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This Technology Could Help DJ-Producers Collect Millions in Missing Royalties

New technology could help songwriters collect missing public performance royalties from DJ sets.

Many up-and-coming dance music creators say that hearing one of their songs during a festival set is a dream come true. For those with writing credits, however, collecting the public performance royalties can be a nightmare.

Every time a DJ plays a track by another artist during a live set — whether at a massive festival or a tiny nightclub — the songwriter and publisher of that track are entitled to public performance royalties. (The same goes for music played by garden-variety wedding or bar mitzvah DJs.) This money is paid out from the license fee paid by the festival promoter or venue to PROs, or performing rights organizations. These PROs — which in the United States include ASCAP, BMI, SESAC and GMR —monitor public performances of their members’ compositions at licensed venues, then compensate members out of the money they collect.

In the world of dance music, however, that process gets tricky. Because DJ sets typically feature many different songs by many different artists and writers — often remixed, altered in pitch or sampled only briefly — PROs have a harder time monitoring what gets played. As a result, collected fees often end up in the wrong hands — or not paid out at all. In 2016, the nonprofit Association for Electronic Music (AFEM) projected that dance music producers missed out on an estimated $120 million in royalties from live performances.


Now, a number of music recognition technologies (MRTs), including BMAT, YACAST and Pioneer’s KUVO, can make the monitoring and reporting of DJ sets easier and more accurate. One of them, the Amsterdam-based DJ Monitor, functions much like Shazam, identifying tracks within its library — a database of nearly 80 million songs submitted to DJ Monitor by PROs — and creating setlists with 93% accuracy, the company reports. MRT companies make money by selling data to PROs.

MRT has been widely adopted throughout Europe and Australia, where the dance music industry has historically been robust. So far, though, U.S. PROs have not followed suit. Instead, stateside PROs determine live performance royalties using two methods. The first is estimating what’s played at any given club or festival based on songs performed on top-grossing concert tours, in other selected major venues and on the radio. Given the niche nature of many dance genres, however, these estimates seldom reflect what’s actually being played.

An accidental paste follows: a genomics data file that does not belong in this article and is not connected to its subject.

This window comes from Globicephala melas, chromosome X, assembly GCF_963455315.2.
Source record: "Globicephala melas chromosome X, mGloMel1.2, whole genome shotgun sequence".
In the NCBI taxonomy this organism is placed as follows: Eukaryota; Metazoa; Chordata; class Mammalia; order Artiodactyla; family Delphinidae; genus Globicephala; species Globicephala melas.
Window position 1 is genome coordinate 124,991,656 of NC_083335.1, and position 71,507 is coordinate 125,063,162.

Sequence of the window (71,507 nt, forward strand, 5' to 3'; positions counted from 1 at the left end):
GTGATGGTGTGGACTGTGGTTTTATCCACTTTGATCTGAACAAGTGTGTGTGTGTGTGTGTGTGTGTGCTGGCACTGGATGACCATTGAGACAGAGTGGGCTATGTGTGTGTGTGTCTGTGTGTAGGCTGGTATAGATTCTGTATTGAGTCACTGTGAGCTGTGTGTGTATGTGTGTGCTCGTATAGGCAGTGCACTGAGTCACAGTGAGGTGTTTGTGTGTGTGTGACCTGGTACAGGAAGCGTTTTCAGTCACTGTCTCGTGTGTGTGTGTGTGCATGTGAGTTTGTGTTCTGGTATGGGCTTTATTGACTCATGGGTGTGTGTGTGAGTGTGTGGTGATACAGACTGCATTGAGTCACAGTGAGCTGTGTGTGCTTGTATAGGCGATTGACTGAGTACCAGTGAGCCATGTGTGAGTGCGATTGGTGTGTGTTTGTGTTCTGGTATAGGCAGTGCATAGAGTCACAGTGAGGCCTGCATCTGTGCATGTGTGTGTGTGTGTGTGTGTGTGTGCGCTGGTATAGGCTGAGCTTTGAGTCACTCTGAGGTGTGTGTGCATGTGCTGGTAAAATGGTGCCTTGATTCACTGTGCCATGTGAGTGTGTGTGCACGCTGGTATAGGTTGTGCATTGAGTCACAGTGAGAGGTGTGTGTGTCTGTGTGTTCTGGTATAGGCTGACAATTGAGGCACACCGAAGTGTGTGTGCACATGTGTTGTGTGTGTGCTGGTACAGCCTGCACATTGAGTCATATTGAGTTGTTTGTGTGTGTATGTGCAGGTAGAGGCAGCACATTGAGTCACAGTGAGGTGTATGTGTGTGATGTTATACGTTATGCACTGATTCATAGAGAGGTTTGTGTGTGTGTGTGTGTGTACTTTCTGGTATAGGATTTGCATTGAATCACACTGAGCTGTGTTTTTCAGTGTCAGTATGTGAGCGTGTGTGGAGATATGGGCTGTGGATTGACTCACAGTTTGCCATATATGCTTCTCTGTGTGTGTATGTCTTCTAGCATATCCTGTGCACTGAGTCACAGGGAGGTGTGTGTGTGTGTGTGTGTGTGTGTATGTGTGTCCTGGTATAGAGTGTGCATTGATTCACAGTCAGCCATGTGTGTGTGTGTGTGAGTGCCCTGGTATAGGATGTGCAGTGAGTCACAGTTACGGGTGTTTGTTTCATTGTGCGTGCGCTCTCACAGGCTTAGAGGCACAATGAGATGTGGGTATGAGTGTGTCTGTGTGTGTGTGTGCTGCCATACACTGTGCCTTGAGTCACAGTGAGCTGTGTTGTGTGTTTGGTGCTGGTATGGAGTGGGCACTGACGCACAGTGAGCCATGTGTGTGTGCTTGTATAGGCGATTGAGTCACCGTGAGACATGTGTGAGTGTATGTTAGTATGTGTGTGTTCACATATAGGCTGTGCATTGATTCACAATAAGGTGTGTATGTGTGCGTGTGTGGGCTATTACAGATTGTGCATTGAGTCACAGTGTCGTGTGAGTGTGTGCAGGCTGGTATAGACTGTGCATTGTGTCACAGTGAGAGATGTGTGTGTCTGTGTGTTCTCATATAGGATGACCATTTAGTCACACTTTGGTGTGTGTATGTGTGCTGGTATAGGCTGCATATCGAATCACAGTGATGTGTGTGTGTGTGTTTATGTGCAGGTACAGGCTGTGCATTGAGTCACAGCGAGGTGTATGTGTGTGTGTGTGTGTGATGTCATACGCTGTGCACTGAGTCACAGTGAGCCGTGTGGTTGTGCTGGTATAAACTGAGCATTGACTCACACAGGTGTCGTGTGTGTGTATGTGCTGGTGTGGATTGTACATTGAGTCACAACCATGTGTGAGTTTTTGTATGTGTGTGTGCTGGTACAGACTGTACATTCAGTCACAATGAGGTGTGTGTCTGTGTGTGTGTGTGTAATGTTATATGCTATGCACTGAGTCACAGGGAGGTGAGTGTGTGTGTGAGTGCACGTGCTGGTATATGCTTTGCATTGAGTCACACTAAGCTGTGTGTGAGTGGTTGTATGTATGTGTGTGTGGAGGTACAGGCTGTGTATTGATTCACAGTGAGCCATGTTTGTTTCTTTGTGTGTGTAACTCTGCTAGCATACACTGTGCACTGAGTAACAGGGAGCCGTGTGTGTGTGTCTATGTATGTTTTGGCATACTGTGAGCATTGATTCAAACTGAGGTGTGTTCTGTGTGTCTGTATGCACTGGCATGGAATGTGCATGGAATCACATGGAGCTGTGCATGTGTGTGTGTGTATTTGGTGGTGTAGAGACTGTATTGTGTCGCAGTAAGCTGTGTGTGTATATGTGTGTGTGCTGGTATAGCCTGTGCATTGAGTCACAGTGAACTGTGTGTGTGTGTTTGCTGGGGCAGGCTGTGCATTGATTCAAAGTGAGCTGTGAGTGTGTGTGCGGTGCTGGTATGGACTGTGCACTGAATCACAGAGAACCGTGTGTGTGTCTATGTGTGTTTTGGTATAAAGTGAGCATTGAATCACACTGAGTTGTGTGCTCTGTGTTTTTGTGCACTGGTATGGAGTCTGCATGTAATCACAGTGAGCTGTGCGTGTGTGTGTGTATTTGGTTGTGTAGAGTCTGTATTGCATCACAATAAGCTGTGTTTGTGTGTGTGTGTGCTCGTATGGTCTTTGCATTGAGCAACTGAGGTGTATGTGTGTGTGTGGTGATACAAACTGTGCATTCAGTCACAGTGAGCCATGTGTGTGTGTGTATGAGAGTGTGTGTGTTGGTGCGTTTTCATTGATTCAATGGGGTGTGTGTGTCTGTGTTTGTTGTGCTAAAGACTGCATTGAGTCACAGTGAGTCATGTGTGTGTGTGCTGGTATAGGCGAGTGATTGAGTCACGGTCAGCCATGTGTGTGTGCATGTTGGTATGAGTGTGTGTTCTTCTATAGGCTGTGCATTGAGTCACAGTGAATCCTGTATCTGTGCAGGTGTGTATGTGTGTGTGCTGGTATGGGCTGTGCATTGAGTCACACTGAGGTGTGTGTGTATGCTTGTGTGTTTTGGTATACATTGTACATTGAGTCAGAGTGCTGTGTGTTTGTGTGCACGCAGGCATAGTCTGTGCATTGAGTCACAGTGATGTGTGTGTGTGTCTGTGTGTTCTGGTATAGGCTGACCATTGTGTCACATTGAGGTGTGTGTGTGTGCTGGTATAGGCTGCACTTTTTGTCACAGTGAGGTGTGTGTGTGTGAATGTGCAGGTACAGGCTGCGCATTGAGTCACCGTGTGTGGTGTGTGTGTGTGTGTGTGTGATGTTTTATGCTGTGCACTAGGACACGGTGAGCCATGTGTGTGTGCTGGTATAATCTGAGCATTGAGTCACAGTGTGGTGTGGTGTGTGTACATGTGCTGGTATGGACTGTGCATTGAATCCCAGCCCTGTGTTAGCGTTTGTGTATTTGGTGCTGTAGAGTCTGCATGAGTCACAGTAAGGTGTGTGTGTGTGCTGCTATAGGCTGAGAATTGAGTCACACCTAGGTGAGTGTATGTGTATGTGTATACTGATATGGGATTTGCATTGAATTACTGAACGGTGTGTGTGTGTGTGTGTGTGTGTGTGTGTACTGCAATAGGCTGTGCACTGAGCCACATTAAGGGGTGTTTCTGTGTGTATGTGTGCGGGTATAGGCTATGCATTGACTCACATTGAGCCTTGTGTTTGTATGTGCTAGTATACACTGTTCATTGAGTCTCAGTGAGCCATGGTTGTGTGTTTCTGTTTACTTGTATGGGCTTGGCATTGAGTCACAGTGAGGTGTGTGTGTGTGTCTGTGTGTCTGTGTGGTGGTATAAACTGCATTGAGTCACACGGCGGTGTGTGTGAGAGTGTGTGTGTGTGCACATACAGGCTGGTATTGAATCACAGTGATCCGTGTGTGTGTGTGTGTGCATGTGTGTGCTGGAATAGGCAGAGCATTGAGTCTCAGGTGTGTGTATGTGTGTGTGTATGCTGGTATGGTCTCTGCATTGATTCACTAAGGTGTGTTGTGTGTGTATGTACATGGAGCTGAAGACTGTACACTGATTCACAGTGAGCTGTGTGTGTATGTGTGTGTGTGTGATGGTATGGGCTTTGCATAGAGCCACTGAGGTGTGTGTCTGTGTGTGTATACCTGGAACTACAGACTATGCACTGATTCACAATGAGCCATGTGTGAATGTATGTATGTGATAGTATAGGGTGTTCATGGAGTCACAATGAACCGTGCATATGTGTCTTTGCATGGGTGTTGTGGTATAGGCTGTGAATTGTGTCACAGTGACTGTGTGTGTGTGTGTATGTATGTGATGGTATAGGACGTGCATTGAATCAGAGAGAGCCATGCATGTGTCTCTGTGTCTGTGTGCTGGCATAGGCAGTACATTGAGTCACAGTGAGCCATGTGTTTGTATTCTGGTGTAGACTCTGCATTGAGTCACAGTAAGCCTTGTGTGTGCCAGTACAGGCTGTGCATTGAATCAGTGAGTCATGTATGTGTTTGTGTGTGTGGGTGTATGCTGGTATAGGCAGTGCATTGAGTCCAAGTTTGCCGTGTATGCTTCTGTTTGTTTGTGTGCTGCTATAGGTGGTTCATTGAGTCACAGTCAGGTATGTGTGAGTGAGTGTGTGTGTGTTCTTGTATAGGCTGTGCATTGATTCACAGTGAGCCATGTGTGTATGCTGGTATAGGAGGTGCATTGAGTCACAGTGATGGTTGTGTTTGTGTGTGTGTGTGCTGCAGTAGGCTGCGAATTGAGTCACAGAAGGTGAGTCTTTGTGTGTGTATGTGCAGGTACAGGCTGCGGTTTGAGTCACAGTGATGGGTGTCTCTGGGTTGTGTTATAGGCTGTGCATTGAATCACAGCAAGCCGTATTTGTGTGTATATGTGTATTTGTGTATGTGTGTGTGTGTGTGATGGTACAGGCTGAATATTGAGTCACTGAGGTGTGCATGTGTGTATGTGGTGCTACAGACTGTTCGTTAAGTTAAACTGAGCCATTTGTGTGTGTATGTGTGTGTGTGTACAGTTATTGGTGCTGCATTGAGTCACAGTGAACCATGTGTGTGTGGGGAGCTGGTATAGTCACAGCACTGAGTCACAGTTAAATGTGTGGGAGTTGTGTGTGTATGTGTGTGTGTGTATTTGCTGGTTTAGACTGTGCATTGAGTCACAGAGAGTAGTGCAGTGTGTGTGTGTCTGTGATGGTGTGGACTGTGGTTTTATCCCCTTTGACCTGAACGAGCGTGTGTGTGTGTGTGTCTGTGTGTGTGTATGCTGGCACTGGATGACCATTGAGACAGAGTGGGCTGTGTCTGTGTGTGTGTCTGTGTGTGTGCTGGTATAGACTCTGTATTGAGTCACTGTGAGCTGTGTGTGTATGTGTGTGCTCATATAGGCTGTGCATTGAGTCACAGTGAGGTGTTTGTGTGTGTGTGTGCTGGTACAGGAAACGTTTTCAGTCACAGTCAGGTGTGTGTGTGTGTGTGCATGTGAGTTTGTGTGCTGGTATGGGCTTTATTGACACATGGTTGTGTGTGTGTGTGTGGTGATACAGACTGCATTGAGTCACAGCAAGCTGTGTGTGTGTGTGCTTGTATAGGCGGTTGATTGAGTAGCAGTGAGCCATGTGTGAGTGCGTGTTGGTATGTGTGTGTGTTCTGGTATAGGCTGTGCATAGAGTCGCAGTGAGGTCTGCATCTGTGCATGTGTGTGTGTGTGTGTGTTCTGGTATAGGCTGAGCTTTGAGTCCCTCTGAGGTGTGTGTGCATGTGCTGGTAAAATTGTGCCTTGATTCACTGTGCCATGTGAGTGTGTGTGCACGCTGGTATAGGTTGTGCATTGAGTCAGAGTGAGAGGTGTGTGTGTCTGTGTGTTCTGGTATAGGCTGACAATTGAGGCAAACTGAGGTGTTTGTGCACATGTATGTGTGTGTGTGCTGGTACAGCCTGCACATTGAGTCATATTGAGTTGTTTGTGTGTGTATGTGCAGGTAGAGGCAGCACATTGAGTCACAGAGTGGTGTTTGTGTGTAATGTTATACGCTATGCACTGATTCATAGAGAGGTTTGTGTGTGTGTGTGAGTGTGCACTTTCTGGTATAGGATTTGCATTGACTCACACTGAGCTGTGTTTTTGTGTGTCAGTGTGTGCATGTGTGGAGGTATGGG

“When you’re talking about electronic music, where people are going out to hear drum-and-bass or techno, there’s no correlation at all between what’s played [in a DJ set] and on the radio,” says AFEM GM Greg Marshall. “That’s why it’s an issue for electronic music more than any other genre.”


The second method: PROs also collect fees based on setlists submitted manually by DJs after each set, a straightforward yet tedious piece of housekeeping many ignore. It’s common for artists to simply submit a list of their own music when asked, if they’re even asked at all: One manager for an electronic music act tells Billboard that while European events routinely request setlists, U.S. festivals never do.

DJs with big radio hits are more likely to report their sets, given that royalties for these songs are more likely to be accurately tracked by traditional PRO methods. But artists can’t access money that PROs don’t track, so the process is harder for lesser-known songwriters and publishers. “Without MRT,” says DJ Monitor CEO Yuri Dokter, “it is almost impossible to pay rights holders correctly.”


Currently, no U.S. PROs have formally partnered with an MRT company, though DJ Monitor is starting a pilot program for an undisclosed U.S. PRO. While festival promoters and club owners do not pay more in licensing fees when an MRT is installed, Marshall believes that as certain U.S. PROs control less dance music repertoire than others, along with the massive size of the country, not all PROs are incentivized to update their methods. Meanwhile, Dokter says U.S. songwriters and publishers are generally unaware of MRTs that would help them collect more accurate royalties.

Progress is being made internationally, however, with major festivals including Tomorrowland, Parookaville, Timewarp, Sonar and most Dutch events all under contract with DJ Monitor. The Netherlands is a worldwide leader in accurate royalty collection, given the size of the country’s dance industry and its financial importance to Dutch PROs Buma/Stemra and Sena. Australia, the United Kingdom and France are also catching up with MRT, with PROs in Peru, Guatemala and beyond following suit. Says Dokter: “We feel that every [PRO] has a moral obligation toward their members, authors, artists, labels and publishers to use the best technology available on the market.”

This article originally appeared in the March 14, 2020 issue of Billboard.